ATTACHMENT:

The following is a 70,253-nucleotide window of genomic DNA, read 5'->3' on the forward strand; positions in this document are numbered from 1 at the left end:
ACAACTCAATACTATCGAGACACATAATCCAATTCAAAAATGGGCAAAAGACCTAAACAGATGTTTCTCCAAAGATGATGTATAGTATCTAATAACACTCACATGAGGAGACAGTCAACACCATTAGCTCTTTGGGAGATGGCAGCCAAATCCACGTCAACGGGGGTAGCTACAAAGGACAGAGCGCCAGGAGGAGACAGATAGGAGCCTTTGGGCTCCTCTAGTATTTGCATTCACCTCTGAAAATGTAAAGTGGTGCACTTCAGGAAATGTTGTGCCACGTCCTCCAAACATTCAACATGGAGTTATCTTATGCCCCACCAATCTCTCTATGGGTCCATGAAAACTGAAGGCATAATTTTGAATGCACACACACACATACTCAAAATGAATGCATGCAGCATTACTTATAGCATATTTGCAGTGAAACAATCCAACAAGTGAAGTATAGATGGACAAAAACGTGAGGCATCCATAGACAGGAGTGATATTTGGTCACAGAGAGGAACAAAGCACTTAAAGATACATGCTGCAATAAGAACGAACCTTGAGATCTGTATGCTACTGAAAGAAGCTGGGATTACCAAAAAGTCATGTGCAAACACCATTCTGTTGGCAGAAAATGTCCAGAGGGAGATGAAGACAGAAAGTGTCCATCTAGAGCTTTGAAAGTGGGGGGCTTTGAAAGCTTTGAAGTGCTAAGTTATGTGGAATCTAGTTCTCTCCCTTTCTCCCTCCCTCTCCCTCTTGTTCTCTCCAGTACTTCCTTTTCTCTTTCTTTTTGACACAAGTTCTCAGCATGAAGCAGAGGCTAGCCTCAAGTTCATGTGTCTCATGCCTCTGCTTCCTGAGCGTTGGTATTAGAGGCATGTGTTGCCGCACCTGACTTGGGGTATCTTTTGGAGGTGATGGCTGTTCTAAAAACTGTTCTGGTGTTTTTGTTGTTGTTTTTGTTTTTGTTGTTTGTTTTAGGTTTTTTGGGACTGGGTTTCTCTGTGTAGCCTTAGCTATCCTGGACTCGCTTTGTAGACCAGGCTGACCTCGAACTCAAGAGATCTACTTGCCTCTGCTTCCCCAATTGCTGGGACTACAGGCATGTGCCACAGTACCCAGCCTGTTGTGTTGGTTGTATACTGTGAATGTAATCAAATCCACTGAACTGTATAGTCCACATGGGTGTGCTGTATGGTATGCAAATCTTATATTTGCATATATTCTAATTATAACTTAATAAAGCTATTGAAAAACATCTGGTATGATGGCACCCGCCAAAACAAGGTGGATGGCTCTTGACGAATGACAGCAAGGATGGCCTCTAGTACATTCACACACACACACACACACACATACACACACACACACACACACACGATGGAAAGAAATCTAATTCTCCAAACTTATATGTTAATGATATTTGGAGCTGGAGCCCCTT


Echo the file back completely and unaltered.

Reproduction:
The following is a 70,253-nucleotide window of genomic DNA, read 5'->3' on the forward strand; positions in this document are numbered from 1 at the left end:
ACAACTCAATACTATCGAGACACATAATCCAATTCAAAAATGGGCAAAAGACCTAAACAGATGTTTCTCCAAAGATGATGTATAGTATCTAATAACACTCACATGAGGAGACAGTCAACACCATTAGCTCTTTGGGAGATGGCAGCCAAATCCACGTCAACGGGGGTAGCTACAAAGGACAGAGCGCCAGGAGGAGACAGATAGGAGCCTTTGGGCTCCTCTAGTATTTGCATTCACCTCTGAAAATGTAAAGTGGTGCACTTCAGGAAATGTTGTGCCACGTCCTCCAAACATTCAACATGGAGTTATCTTATGCCCCACCAATCTCTCTATGGGTCCATGAAAACTGAAGGCATAATTTTGAATGCACACACACACATACTCAAAATGAATGCATGCAGCATTACTTATAGCATATTTGCAGTGAAACAATCCAACAAGTGAAGTATAGATGGACAAAAACGTGAGGCATCCATAGACAGGAGTGATATTTGGTCACAGAGAGGAACAAAGCACTTAAAGATACATGCTGCAATAAGAACGAACCTTGAGATCTGTATGCTACTGAAAGAAGCTGGGATTACCAAAAAGTCATGTGCAAACACCATTCTGTTGGCAGAAAATGTCCAGAGGGAGATGAAGACAGAAAGTGTCCATCTAGAGCTTTGAAAGTGGGGGGCTTTGAAAGCTTTGAAGTGCTAAGTTATGTGGAATCTAGTTCTCTCCCTTTCTCCCTCCCTCTCCCTCTTGTTCTCTCCAGTACTTCCTTTTCTCTTTCTTTTTGACACAAGTTCTCAGCATGAAGCAGAGGCTAGCCTCAAGTTCATGTGTCTCATGCCTCTGCTTCCTGAGCGTTGGTATTAGAGGCATGTGTTGCCGCACCTGACTTGGGGTATCTTTTGGAGGTGATGGCTGTTCTAAAAACTGTTCTGGTGTTTTTGTTGTTGTTTTTGTTTTTGTTGTTTGTTTTAGGTTTTTTGGGACTGGGTTTCTCTGTGTAGCCTTAGCTATCCTGGACTCGCTTTGTAGACCAGGCTGACCTCGAACTCAAGAGATCTACTTGCCTCTGCTTCCCCAATTGCTGGGACTACAGGCATGTGCCACAGTACCCAGCCTGTTGTGTTGGTTGTATACTGTGAATGTAATCAAATCCACTGAACTGTATAGTCCACATGGGTGTGCTGTATGGTATGCAAATCTTATATTTGCATATATTCTAATTATAACTTAATAAAGCTATTGAAAAACATCTGGTATGATGGCACCCGCCAAAACAAGGTGGATGGCTCTTGACGAATGACAGCAAGGATGGCCTCTAGTACATTCACACACACACACACACACACATACACACACACACACACACACACGATGGAAAGAAATCTAATTCTCCAAACTTATATGTTAATGATATTTGGAGCTGGAGCCCCTT